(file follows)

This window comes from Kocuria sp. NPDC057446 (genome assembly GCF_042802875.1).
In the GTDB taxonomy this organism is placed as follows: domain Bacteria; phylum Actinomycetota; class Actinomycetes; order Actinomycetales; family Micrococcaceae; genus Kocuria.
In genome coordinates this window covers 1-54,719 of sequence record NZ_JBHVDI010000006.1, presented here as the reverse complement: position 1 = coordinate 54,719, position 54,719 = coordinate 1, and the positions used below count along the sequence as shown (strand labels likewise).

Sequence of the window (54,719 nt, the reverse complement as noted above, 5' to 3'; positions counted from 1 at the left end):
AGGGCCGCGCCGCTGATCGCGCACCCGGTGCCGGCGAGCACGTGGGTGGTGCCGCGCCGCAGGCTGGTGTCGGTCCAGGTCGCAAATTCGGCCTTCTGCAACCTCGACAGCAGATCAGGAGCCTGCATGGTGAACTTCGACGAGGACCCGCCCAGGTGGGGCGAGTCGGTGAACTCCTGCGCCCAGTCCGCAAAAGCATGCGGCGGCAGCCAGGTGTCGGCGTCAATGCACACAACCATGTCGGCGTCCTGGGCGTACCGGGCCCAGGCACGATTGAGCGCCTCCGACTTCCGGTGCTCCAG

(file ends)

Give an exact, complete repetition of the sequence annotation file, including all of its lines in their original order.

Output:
This window comes from Kocuria sp. NPDC057446 (genome assembly GCF_042802875.1).
In the GTDB taxonomy this organism is placed as follows: domain Bacteria; phylum Actinomycetota; class Actinomycetes; order Actinomycetales; family Micrococcaceae; genus Kocuria.
In genome coordinates this window covers 1-54,719 of sequence record NZ_JBHVDI010000006.1, presented here as the reverse complement: position 1 = coordinate 54,719, position 54,719 = coordinate 1, and the positions used below count along the sequence as shown (strand labels likewise).

Sequence of the window (54,719 nt, the reverse complement as noted above, 5' to 3'; positions counted from 1 at the left end):
AGGGCCGCGCCGCTGATCGCGCACCCGGTGCCGGCGAGCACGTGGGTGGTGCCGCGCCGCAGGCTGGTGTCGGTCCAGGTCGCAAATTCGGCCTTCTGCAACCTCGACAGCAGATCAGGAGCCTGCATGGTGAACTTCGACGAGGACCCGCCCAGGTGGGGCGAGTCGGTGAACTCCTGCGCCCAGTCCGCAAAAGCATGCGGCGGCAGCCAGGTGTCGGCGTCAATGCACACAACCATGTCGGCGTCCTGGGCGTACCGGGCCCAGGCACGATTGAGCGCCTCCGACTTCCGGTGCTCCAG